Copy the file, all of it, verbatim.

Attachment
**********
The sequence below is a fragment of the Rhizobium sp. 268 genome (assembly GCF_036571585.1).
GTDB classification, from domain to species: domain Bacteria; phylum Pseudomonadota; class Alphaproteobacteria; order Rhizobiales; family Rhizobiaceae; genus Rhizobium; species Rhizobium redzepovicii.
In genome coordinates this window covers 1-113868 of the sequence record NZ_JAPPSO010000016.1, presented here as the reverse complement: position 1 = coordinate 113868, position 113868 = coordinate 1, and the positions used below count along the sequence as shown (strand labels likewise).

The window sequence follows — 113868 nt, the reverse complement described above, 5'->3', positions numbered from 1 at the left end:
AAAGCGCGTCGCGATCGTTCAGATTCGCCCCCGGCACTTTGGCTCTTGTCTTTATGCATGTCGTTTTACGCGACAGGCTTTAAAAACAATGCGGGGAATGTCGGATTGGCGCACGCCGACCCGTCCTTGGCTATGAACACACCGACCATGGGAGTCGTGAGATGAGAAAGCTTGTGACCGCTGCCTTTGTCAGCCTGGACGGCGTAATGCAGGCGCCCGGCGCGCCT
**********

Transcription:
The sequence below is a fragment of the Rhizobium sp. 268 genome (assembly GCF_036571585.1).
GTDB classification, from domain to species: domain Bacteria; phylum Pseudomonadota; class Alphaproteobacteria; order Rhizobiales; family Rhizobiaceae; genus Rhizobium; species Rhizobium redzepovicii.
In genome coordinates this window covers 1-113868 of the sequence record NZ_JAPPSO010000016.1, presented here as the reverse complement: position 1 = coordinate 113868, position 113868 = coordinate 1, and the positions used below count along the sequence as shown (strand labels likewise).

The window sequence follows — 113868 nt, the reverse complement described above, 5'->3', positions numbered from 1 at the left end:
AAAGCGCGTCGCGATCGTTCAGATTCGCCCCCGGCACTTTGGCTCTTGTCTTTATGCATGTCGTTTTACGCGACAGGCTTTAAAAACAATGCGGGGAATGTCGGATTGGCGCACGCCGACCCGTCCTTGGCTATGAACACACCGACCATGGGAGTCGTGAGATGAGAAAGCTTGTGACCGCTGCCTTTGTCAGCCTGGACGGCGTAATGCAGGCGCCCGGCGCGCCT